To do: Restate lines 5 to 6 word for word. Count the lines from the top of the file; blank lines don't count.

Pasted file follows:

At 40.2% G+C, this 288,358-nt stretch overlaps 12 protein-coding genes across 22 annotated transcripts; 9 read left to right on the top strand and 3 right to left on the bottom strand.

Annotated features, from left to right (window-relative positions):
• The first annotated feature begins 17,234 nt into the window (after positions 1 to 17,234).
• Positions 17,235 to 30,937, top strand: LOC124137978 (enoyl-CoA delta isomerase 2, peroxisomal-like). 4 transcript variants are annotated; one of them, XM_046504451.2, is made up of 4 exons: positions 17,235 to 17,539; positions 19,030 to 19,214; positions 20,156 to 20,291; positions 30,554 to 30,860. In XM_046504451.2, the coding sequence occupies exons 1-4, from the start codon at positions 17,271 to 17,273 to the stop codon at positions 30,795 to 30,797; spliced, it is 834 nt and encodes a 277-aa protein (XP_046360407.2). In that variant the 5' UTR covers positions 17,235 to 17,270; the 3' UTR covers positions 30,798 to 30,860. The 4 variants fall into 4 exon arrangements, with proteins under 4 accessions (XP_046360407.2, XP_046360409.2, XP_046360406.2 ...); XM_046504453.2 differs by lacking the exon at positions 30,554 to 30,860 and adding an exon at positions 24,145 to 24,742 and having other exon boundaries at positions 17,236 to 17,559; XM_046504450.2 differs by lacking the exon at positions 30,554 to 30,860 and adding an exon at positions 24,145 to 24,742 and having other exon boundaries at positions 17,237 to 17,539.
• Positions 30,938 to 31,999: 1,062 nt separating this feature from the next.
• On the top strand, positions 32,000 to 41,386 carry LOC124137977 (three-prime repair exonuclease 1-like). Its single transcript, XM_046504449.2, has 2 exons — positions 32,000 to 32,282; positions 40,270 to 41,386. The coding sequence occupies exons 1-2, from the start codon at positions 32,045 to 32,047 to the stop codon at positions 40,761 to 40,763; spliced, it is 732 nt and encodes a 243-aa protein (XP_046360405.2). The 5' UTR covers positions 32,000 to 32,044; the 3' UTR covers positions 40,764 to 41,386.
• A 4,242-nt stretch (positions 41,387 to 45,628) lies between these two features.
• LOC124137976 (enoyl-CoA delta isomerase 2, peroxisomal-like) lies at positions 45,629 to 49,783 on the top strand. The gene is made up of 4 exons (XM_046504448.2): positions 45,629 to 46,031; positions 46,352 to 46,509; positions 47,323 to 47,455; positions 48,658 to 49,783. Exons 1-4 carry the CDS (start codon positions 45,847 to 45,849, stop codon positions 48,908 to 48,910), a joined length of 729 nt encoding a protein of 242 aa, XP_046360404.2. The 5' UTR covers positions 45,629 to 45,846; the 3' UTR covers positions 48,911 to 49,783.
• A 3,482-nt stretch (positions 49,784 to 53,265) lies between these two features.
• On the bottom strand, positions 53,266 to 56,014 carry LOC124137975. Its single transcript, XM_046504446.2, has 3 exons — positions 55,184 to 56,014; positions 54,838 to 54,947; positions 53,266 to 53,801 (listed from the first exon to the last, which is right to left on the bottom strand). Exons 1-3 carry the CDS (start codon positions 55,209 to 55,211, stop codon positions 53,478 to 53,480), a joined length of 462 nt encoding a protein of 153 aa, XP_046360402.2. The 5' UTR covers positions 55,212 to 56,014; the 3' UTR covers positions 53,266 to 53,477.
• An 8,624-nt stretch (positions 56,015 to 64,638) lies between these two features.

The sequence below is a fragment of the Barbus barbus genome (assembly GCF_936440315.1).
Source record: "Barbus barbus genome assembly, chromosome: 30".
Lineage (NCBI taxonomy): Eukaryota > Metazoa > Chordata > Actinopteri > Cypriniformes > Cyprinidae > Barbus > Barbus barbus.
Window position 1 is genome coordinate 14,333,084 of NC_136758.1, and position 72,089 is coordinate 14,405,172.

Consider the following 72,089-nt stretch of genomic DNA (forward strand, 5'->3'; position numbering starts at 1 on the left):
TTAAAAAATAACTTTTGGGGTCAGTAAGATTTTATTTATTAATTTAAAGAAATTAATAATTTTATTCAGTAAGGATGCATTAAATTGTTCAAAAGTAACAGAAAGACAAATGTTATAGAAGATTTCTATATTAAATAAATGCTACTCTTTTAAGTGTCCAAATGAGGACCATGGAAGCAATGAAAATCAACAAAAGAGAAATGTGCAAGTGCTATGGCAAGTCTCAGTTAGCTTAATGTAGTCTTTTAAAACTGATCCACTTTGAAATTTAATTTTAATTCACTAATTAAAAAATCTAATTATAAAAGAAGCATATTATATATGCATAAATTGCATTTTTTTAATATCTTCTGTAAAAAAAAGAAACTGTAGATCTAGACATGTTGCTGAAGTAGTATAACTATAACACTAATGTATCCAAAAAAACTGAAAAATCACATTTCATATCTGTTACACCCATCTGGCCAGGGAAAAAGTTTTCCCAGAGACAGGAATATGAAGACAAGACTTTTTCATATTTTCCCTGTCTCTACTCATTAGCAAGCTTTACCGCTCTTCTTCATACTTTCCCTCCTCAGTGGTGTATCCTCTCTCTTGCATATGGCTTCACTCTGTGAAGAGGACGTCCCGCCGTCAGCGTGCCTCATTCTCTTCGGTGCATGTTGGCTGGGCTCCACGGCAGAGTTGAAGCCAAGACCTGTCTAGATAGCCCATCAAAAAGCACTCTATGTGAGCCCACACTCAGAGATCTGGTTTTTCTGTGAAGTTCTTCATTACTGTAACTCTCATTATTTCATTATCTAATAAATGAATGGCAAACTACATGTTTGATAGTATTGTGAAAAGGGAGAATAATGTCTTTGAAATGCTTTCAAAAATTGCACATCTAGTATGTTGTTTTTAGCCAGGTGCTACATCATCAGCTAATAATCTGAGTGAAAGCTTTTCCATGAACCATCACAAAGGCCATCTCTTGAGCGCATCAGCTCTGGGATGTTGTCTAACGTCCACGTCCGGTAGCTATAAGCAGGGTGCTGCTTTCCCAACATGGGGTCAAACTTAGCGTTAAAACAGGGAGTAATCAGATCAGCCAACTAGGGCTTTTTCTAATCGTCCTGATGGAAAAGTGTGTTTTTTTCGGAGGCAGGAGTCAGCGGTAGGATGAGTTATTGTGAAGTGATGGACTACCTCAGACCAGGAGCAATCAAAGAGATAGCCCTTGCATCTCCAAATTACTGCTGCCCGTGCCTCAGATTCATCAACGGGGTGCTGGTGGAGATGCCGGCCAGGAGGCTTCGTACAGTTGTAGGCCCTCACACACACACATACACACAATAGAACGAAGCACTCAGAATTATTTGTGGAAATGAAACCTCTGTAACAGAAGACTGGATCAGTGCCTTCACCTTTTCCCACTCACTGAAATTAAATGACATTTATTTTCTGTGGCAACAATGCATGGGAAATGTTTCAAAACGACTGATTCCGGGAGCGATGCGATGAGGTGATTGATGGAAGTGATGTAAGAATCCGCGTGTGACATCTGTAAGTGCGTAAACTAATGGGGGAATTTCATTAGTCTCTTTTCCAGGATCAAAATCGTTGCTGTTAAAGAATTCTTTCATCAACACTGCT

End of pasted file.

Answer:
• Positions 30,938 to 31,999: 1,062 nt separating this feature from the next.
• On the top strand, positions 32,000 to 41,386 carry LOC124137977 (three-prime repair exonuclease 1-like). Its single transcript, XM_046504449.2, has 2 exons — positions 32,000 to 32,282; positions 40,270 to 41,386. The coding sequence occupies exons 1-2, from the start codon at positions 32,045 to 32,047 to the stop codon at positions 40,761 to 40,763; spliced, it is 732 nt and encodes a 243-aa protein (XP_046360405.2). The 5' UTR covers positions 32,000 to 32,044; the 3' UTR covers positions 40,764 to 41,386.